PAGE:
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System Justification, Environmental Perceptions and Sustainable Behaviour in Sweden

Andersson, Therese LU (2015) PSYP01 20151
Department of Psychology
Abstract
Consumers’ knowledge that unsustainable consumption has a negative effect on the environment does not hinder their engagement in unsustainable consumption patterns. Applying system justification theory, it was of interest to investigate its impact on Swedish citizens’ attitudes and behaviours related to sustainable consumption. This study intended to discover why Swedish consumers do not always engage in pro-environmental behaviours. An online questionnaire was composed to measure levels of consumer habits, environmental concern, system justifying tendencies, competence and autonomy support, and identification with the state among Swedish consumers. To investigate the hypothesis that Swedish consumers hold high misconceptions of what... (More)
Consumers’ knowledge that unsustainable consumption has a negative effect on the environment does not hinder their engagement in unsustainable consumption patterns. Applying system justification theory, it was of interest to investigate its impact on Swedish citizens’ attitudes and behaviours related to sustainable consumption. This study intended to discover why Swedish consumers do not always engage in pro-environmental behaviours. An online questionnaire was composed to measure levels of consumer habits, environmental concern, system justifying tendencies, competence and autonomy support, and identification with the state among Swedish consumers. To investigate the hypothesis that Swedish consumers hold high misconceptions of what sustainability is, participants’ open-ended answers were compared to the Brundtland definition of sustainability. All proposed associations were explored using ANOVA, correlation analysis and regression analysis. System justification tendencies was, as hypothesised, associated with higher levels of identification with the state. The hypothesized positive relationship between system justifying tendencies and consumer habits was not significant. Neither was the proposed impact of system justification tendencies on consumer behaviour. Findings showed that Swedish consumers hold relatively large misconceptions of what sustainable consumption is. Also, levels of environmental concern, competence support and gender were found to be good predictors of consumer behaviour in the current study. Implications with these findings and limitations with the study are discussed. (Less)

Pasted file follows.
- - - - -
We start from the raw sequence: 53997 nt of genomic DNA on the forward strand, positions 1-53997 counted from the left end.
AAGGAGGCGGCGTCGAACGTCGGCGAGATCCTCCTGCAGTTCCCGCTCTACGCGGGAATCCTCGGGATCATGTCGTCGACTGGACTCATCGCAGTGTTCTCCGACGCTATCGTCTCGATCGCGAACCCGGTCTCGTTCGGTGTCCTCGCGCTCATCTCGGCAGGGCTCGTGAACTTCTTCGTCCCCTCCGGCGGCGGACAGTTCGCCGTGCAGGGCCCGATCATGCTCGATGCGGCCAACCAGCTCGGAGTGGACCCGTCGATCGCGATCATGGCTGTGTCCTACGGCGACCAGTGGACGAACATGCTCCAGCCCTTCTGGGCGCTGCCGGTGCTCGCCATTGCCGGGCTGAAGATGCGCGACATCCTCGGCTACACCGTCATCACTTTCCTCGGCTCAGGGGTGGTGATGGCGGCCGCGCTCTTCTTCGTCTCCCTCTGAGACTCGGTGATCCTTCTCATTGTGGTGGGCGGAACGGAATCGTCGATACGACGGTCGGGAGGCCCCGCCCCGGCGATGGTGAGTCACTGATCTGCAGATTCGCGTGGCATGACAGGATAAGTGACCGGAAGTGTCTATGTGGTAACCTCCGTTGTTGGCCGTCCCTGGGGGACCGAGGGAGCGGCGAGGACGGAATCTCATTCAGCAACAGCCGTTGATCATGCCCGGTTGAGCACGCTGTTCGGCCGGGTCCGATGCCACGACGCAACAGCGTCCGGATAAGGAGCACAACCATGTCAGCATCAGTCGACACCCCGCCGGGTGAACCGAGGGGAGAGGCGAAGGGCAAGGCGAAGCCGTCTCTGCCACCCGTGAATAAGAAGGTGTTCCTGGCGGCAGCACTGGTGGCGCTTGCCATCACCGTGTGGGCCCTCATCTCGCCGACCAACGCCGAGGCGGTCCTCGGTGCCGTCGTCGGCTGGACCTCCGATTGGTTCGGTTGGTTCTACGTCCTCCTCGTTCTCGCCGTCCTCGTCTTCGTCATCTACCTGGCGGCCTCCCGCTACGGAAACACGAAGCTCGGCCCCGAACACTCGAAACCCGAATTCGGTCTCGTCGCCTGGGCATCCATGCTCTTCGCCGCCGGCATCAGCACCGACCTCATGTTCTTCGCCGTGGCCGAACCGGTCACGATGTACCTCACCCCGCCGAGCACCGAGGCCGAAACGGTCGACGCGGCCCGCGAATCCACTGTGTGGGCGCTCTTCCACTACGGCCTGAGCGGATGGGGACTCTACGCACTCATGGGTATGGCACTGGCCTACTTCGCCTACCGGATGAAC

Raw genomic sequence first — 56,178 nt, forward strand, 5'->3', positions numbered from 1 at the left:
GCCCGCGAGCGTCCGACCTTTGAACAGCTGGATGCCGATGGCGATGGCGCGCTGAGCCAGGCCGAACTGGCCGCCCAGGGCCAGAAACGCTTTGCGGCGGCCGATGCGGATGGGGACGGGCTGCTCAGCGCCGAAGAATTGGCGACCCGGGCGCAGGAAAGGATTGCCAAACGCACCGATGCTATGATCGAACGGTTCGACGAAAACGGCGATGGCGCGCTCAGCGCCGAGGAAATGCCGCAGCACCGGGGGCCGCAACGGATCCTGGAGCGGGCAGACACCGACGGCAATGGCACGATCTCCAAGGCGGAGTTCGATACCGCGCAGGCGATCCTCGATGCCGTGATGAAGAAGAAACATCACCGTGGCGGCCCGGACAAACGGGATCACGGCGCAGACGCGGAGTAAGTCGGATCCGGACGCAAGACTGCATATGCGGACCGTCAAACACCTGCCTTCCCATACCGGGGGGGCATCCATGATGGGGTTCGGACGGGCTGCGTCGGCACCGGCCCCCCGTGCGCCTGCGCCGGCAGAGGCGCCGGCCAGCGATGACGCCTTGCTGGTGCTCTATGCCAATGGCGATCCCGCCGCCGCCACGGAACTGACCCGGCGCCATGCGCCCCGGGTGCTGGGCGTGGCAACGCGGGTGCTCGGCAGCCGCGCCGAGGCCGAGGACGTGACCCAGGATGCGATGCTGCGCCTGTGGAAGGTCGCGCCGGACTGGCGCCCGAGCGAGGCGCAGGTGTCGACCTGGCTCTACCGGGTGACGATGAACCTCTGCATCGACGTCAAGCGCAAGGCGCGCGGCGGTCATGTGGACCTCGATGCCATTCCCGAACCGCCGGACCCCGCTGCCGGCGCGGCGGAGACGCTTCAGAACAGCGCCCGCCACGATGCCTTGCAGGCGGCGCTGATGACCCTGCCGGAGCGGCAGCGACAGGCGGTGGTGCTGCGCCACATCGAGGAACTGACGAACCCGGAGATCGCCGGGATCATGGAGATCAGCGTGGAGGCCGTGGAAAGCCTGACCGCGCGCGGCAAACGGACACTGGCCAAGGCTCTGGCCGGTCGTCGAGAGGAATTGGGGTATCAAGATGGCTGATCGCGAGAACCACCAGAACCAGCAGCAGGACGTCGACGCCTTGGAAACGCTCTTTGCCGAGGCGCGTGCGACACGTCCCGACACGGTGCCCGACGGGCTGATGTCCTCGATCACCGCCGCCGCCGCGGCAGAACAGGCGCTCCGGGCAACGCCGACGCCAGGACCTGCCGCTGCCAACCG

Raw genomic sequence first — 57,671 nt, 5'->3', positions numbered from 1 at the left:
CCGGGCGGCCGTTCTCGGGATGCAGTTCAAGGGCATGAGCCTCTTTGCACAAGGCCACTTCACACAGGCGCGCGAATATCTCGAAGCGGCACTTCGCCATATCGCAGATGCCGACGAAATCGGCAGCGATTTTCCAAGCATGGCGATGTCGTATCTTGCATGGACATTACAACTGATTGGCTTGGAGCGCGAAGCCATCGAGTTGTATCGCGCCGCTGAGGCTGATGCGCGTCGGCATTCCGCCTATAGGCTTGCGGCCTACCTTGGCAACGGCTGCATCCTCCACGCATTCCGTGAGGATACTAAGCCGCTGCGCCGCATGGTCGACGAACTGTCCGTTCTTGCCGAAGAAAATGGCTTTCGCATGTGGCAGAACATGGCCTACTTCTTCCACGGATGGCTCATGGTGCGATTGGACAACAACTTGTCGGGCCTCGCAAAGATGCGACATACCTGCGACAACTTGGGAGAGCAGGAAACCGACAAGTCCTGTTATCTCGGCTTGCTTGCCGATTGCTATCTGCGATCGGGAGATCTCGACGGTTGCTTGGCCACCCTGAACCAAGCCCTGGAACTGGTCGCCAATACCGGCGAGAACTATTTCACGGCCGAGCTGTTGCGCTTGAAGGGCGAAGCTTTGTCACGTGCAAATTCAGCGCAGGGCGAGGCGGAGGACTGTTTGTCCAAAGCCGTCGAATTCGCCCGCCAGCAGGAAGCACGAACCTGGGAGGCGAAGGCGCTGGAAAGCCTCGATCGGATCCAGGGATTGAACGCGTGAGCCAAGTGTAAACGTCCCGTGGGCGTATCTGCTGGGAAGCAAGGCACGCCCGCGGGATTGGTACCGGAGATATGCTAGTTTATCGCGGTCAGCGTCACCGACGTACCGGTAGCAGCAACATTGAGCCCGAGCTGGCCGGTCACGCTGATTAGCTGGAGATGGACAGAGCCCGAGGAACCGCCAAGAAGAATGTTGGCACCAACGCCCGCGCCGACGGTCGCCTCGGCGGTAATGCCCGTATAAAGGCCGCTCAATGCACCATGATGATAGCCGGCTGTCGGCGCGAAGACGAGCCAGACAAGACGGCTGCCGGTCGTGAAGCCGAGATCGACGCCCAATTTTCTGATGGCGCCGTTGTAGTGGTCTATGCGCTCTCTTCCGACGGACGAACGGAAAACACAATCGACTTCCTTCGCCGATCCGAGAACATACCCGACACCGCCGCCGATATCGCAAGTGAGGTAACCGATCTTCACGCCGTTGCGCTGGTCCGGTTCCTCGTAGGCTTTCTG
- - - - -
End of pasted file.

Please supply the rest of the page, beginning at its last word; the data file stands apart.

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author
Andersson, Therese LU
supervisor
organization
course
PSYP01 20151
year
type
H2 - Master's Degree (Two Years)
subject
keywords
System justification, Sustainable consumption, Environmental concern, Brundtland report, Misconceptions of sustainability
language
English
id
8906395
date added to LUP
2017-05-04 08:49:47
date last changed
2017-05-04 08:49:47
@misc{8906395,
  abstract     = {Consumers’ knowledge that unsustainable consumption has a negative effect on the environment does not hinder their engagement in unsustainable consumption patterns. Applying system justification theory, it was of interest to investigate its impact on Swedish citizens’ attitudes and behaviours related to sustainable consumption. This study intended to discover why Swedish consumers do not always engage in pro-environmental behaviours. An online questionnaire was composed to measure levels of consumer habits, environmental concern, system justifying tendencies, competence and autonomy support, and identification with the state among Swedish consumers. To investigate the hypothesis that Swedish consumers hold high misconceptions of what sustainability is, participants’ open-ended answers were compared to the Brundtland definition of sustainability. All proposed associations were explored using ANOVA, correlation analysis and regression analysis. System justification tendencies was, as hypothesised, associated with higher levels of identification with the state. The hypothesized positive relationship between system justifying tendencies and consumer habits was not significant. Neither was the proposed impact of system justification tendencies on consumer behaviour. Findings showed that Swedish consumers hold relatively large misconceptions of what sustainable consumption is. Also, levels of environmental concern, competence support and gender were found to be good predictors of consumer behaviour in the current study. Implications with these findings and limitations with the study are discussed.},
  author       = {Andersson, Therese},
  keyword      = {System justification,Sustainable consumption,Environmental concern,Brundtland report,Misconceptions of sustainability},
  language     = {eng},
  note         = {Student Paper},
  title        = {System Justification, Environmental Perceptions and Sustainable Behaviour in Sweden},
  year         = {2015},
}